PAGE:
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FARINDON, ANTHONY (1598–1658), royalist divine, was born at Sonning, Berkshire. The parish register records the baptism on 24 Dec. 1598 of ‘Antony Farndon, son of Thomas Farndon.’ The name is also spelled Faringdon, Farringdon, Farington, and Farrington. He was admitted a scholar of Trinity College, Oxford, on 9 June 1612. He graduated B.A. on 26 June 1616, was admitted a fellow in 1617, and graduated M.A. on 28 March 1620. Later in the same year he joined with fifty-two other masters of arts, including Sheldon and Heylyn, in a petition to Prideaux, the vice-chancellor, asking that they should not be compelled ‘to sit like boys, bareheaded, in the convocation house.’ The petition was granted on 20 Dec. On 17 Dec. 1629 he graduated B.D. Ireton, who was admitted as a gentleman-commoner of Trinity College in 1626, was put under discipline by Farindon for some act of insubordination, and the tutor is said to have remarked that Ireton ‘would prove either the best or the worst instrument that ever this kingdome bred’ (Lloyd).

In 1634 Farindon was presented by John Bancroft, D.D. [q. v.], bishop of Oxford, to the vicarage of Bray, Berkshire, worth 120l. a year; and in 1639, through the interest of Laud, he obtained in addition the post of divinity lecturer in the Chapel Royal at Windsor. Here he acquired the friendship of John Hales of Eton.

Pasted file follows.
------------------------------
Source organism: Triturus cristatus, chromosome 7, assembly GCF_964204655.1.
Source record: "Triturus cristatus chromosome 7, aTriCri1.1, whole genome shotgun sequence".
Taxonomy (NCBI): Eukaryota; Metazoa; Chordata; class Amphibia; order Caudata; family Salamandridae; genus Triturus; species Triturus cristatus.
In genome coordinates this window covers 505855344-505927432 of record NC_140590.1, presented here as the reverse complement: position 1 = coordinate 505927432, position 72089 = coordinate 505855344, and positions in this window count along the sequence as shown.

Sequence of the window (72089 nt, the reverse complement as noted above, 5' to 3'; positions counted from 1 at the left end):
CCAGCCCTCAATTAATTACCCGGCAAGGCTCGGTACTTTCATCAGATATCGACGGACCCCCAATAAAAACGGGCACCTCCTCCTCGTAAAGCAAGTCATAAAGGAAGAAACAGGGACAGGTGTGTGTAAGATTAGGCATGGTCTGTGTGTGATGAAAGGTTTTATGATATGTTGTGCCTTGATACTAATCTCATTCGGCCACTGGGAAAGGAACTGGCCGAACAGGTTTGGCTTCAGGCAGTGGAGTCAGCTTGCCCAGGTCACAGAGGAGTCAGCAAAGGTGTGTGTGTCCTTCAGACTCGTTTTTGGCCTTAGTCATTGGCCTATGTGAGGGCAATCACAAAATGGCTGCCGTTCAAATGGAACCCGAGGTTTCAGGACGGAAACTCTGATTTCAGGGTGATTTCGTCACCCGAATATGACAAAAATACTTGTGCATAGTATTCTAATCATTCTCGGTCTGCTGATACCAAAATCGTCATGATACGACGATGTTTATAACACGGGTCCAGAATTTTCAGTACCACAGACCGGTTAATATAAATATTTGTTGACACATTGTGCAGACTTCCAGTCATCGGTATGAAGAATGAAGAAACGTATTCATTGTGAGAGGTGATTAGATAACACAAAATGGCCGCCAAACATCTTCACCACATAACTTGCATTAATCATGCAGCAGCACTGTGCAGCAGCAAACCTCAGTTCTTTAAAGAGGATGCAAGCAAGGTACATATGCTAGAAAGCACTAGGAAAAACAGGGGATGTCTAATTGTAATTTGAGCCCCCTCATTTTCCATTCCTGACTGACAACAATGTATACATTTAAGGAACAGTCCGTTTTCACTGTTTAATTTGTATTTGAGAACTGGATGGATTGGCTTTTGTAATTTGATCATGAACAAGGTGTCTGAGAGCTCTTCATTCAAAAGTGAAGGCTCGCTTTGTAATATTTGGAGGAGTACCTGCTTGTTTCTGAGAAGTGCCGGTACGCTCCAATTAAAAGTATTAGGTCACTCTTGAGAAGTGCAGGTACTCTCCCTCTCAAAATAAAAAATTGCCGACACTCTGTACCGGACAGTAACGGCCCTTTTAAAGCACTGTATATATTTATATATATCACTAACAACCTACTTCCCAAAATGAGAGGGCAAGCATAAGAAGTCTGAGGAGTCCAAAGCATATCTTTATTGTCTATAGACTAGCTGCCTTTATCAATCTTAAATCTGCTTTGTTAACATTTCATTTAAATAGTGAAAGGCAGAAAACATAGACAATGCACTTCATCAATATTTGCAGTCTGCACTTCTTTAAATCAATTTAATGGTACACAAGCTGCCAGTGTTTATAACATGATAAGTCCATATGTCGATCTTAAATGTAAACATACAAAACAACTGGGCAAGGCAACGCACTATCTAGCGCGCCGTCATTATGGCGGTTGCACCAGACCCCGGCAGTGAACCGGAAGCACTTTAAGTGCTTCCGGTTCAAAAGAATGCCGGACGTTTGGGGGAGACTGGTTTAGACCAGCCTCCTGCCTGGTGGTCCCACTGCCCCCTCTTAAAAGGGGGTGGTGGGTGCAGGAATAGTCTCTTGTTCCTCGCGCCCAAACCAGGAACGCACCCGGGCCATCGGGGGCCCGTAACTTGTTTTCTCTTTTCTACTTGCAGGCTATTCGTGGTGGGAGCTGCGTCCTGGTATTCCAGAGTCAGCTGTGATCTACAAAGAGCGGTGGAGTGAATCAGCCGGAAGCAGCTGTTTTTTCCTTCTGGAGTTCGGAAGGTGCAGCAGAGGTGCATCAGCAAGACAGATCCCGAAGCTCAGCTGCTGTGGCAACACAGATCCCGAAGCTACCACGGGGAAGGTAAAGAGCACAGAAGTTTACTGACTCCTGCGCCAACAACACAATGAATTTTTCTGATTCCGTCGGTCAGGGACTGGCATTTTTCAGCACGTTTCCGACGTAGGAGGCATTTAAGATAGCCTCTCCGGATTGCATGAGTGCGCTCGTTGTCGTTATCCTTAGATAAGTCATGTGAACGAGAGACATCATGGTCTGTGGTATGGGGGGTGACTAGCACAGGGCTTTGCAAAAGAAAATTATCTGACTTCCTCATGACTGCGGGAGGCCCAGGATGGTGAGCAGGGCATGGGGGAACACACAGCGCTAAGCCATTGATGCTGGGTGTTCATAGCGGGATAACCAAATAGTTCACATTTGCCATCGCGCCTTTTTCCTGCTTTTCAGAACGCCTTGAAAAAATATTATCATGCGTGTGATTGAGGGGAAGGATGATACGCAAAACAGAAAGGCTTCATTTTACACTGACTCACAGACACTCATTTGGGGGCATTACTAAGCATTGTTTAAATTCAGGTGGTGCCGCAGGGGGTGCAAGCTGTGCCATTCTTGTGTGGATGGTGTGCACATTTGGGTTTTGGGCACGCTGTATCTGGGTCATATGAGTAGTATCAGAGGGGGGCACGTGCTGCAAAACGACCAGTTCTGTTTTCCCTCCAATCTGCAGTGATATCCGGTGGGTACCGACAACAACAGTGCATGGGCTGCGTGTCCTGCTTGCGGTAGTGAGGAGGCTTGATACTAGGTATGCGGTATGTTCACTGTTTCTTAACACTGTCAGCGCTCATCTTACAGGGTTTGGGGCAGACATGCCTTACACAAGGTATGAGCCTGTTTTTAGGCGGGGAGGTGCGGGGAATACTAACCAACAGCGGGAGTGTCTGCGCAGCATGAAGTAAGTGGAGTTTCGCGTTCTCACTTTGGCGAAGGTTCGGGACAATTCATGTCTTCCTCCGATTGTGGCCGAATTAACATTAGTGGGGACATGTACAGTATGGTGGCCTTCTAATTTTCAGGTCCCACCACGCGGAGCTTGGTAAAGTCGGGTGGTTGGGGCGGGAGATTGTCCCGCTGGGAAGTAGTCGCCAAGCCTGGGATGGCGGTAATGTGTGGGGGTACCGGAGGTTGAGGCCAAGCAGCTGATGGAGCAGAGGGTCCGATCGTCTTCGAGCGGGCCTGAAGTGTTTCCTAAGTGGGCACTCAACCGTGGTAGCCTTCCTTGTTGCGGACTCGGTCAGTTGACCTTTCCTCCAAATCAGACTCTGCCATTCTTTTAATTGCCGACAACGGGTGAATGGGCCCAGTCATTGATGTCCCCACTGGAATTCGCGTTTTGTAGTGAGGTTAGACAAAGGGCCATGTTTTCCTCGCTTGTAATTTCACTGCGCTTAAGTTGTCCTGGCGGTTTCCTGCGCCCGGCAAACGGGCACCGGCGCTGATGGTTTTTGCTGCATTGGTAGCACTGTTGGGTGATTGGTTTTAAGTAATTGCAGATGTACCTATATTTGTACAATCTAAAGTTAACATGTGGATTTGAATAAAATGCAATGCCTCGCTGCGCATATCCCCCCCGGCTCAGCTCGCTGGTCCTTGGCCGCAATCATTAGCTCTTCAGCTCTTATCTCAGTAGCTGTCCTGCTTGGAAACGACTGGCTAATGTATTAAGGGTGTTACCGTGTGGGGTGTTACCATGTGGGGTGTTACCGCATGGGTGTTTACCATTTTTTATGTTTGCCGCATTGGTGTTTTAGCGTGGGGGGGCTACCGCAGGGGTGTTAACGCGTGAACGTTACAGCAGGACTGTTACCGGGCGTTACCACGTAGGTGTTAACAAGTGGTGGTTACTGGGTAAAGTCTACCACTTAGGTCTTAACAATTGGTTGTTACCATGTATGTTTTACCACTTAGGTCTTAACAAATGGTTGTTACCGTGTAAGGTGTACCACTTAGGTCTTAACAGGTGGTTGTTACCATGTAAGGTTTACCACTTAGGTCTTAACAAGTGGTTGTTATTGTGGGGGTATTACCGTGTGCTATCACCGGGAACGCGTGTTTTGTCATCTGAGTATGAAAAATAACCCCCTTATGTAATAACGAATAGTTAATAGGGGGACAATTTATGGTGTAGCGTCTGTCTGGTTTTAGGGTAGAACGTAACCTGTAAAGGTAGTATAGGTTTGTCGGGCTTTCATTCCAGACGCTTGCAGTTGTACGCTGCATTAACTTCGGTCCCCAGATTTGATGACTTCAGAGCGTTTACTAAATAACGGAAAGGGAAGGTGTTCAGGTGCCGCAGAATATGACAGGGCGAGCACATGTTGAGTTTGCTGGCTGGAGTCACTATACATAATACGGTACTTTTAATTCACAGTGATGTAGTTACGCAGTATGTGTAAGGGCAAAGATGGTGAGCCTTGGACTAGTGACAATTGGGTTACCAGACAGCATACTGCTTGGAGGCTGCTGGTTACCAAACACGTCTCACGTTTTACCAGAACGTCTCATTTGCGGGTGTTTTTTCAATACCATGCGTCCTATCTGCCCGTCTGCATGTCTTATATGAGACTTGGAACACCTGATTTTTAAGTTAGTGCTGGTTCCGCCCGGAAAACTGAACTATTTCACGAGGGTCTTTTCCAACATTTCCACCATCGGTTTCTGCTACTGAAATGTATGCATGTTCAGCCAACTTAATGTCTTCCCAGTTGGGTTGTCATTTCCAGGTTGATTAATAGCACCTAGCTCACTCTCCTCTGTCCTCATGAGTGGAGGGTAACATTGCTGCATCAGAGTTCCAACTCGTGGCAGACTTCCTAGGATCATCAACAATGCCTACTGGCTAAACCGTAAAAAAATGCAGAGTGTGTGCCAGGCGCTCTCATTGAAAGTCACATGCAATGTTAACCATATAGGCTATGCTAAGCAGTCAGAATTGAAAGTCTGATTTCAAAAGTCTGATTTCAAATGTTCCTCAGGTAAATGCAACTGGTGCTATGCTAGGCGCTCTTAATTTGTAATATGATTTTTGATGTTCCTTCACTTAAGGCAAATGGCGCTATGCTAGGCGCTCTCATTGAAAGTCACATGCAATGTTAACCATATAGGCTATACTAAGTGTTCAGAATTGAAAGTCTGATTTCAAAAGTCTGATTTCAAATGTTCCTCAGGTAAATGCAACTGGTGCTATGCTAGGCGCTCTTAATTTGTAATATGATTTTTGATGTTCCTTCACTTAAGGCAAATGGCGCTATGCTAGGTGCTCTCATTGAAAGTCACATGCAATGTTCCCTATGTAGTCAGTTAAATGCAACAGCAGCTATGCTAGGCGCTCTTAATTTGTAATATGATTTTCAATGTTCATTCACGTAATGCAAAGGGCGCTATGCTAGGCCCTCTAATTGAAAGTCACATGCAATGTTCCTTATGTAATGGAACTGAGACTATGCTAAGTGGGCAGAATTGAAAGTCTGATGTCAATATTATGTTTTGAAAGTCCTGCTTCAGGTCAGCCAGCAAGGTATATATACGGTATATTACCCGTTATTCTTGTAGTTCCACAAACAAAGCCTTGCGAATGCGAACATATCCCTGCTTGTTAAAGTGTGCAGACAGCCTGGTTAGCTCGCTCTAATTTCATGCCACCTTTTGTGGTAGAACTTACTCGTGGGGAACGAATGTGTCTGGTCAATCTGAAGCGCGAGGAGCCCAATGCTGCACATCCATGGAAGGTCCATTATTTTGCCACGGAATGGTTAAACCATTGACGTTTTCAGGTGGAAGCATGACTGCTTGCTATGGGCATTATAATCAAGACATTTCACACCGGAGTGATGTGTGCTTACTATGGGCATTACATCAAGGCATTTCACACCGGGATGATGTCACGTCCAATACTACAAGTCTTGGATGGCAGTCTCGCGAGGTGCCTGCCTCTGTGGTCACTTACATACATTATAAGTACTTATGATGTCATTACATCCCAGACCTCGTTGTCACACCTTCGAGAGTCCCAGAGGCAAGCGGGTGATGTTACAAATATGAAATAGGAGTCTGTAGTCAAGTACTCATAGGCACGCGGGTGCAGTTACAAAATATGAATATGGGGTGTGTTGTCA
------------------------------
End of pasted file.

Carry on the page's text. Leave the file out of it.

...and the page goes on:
Of both these preferments he was dispossessed during the civil war. It is said that Ireton, immediately after the second battle of Newbury (27 Oct. 1644), quartered himself on Farindon, and plundered his vicarage out of revenge for the college grievance. Farindon appears to have been superseded by one Brice, afterwards of Henley, Oxfordshire, and Brice, in 1649, by Hezekiah Woodward, an independent in favour with Cromwell. What became of Farindon between 1644 and 1647 does not appear. He seems to have left his wife and children in the parish of Bray; the legal fifths, which were to go to their maintenance, were withheld by Woodward, and the family were ‘ready to starve.’ Hales, though himself in straits, and obliged to sell part of his library, assisted them with considerable sums. In 1647, through the influence of Sir John Robinson, a kinsman of Laud, Farindon was chosen minister of St. Mary Magdalene, Milk Street. Branston says that ‘in a short time the congregation so increased that it was very difficult to get a place.’ The Milk Street church was known as ‘the scholars' church,’ and Farindon had Hammond and Sanderson among his auditors. He complied with the existing restrictions by not using the Book of Common Prayer, but this did not save him from the effect of the harsh measures which pursued the sequestered clergy. He is said to have been turned out of his London charge in 1651 or 1652, but this is inconsistent with the date (12 Dec. 1654) of his funeral sermon for Sir George Whitmore. It may be gathered from Walker's statements that he held his position till the taking effect (1 Jan. 1656) of Cromwell's declaration (24 Nov. 1655), which forbade sequestered clergy to preach in public. On the two Sundays preceding his departure a clerical friend preached for him, when the parishioners made collections at the church doors, and presented him with 400l.